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  1. Neither of those are Yikes boards.
  2. I had a Yikes motherboard I receieved just to take the G4 zif out of it. I'm pretty sure it uses the exact same IDE controller as the later B&Ws. Apple didn't really change anything on it as it was just a stopgap machine. You won't get the high bandwidth but an SSD is going to be a lot more responsive than an old mechanical drive. I'm pretty sure even that will be noticeable. TRIM support isn't THAT big of a deal from what I've heard. Its helpful but most drives still do their own garbage collection and such.
  3. I believe Zip drives (from what I remember about the earlier ones; click-of-death and such) were somewhat unreliable. I would just remove it personally. Flash/thumb/jump/whatever drives are so much more useable and compatible across machines compared to an 'ole Zip disk. Mind you, you might want to replace it if you're using it to move data between it and an older Mac with a SCSI-based Zip drive. I think (based on my B&W being similar) that the faceplate is held on by clips inside and then the drive slides out the front (once you unscrew it that is).
  4. Hey, I was lurking through e bay when I noticed a run-of-the-mill Beige G3 with an unusually high level of bids on it. I looked closer and I noticed an unusual video card (I assume) in it. Since the seller couldn't be bothered to take any inside pictures (I can't stand that), I only have the ports at the back of the card to go by. I thought it might be the port the SGI 1600 used but doesn't seem to be. Mind you, I'm assuming its an actual Mac card and not a PC one someone just threw in there. I'm just interested because this must be what someone was bidding on. I doubt they just really wanted a Beige G3.
  5. I think the Daystar, along with all the other multiprocessor systems of that period, was asymmetrical multiprocessing not symmetrical (SMP). The list of MP software was short and limited to professional-level software. I think I was reading another discussion on another mac board somewhere. Aside from that, an awesome machine. It just looks it means business. Plus, the processor card itself it interesting to look at. I remember seeing one on ebay many moons ago.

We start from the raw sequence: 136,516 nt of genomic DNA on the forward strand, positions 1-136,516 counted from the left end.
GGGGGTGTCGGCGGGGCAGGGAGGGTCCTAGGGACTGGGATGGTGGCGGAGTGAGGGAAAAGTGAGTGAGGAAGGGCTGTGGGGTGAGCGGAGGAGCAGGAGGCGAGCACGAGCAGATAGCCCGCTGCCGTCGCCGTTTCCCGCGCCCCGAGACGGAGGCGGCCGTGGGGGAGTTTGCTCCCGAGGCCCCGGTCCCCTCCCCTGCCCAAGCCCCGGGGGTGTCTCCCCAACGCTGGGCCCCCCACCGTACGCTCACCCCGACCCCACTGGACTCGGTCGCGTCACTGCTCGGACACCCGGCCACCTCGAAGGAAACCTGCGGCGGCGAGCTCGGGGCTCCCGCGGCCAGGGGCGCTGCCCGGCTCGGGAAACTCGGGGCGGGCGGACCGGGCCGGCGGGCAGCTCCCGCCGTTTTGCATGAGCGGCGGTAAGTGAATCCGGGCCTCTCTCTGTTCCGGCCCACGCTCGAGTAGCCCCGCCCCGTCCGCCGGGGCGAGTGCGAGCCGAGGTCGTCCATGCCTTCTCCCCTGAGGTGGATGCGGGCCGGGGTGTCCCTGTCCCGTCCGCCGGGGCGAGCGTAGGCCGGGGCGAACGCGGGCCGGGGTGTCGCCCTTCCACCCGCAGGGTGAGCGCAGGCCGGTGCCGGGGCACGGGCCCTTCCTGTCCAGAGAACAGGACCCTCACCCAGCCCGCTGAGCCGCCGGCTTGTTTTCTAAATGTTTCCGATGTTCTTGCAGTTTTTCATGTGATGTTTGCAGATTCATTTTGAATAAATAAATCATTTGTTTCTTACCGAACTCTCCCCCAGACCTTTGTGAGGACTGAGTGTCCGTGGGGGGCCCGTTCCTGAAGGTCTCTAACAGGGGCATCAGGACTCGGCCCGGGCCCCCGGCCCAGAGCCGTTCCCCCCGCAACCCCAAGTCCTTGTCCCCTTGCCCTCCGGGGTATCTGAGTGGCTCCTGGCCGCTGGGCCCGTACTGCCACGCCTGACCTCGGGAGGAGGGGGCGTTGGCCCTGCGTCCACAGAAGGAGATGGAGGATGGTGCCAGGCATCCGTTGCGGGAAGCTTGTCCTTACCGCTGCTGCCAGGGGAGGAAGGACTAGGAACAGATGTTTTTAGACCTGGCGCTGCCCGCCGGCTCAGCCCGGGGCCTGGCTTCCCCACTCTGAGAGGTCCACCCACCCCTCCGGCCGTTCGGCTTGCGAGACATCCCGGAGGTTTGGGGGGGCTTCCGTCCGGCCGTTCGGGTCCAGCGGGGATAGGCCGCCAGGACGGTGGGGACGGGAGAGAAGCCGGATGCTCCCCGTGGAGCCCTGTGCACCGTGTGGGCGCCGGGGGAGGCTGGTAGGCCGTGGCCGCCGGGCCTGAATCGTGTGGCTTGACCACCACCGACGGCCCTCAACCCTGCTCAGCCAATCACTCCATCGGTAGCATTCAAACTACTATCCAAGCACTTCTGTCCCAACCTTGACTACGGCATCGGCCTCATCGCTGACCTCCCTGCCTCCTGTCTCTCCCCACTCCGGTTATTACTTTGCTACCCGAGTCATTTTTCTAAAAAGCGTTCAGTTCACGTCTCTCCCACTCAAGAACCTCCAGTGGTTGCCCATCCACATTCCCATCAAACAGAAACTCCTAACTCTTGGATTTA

6. Does anyone have any experience in using the DVI port on an 'ole Radeon to output to to a TV? I used a cheapo-generic dvi-to-hdmi adapter but I'm not sure that's what's at fault. I've heard (I can't dredge them up at the moment) that the original Radeon had some issues with the DVI port (no output, etc.). I did used to have it hooked up via good ole VGA but that's not practical as its on the opposite side of the room from the TV now (I have a tested 25-foot HDMI cable I use now).
  7. Powerbase

    Zif Carrier Advice

    Not to bring up a dead thread, but Powerlogix only sold up to 1.1GHz G3s. I believe if you held down option when opening up their CPU Director software, it would give you access to the higher multiplier settings. You could then overclock it to 1.2GHz or beyond. I actually have some results on Geekbench from when I ran my B&W G3 at 1.2GHz. It would eventually cause issues if it ran at that speed for a while, another one I had would just immediately freeze, though. BTW, I personally use a Powerlogix Z-force carrier in my Powerbase (one of only ones, aside from first gen XLR8s that supported it). There isn't really much to the card.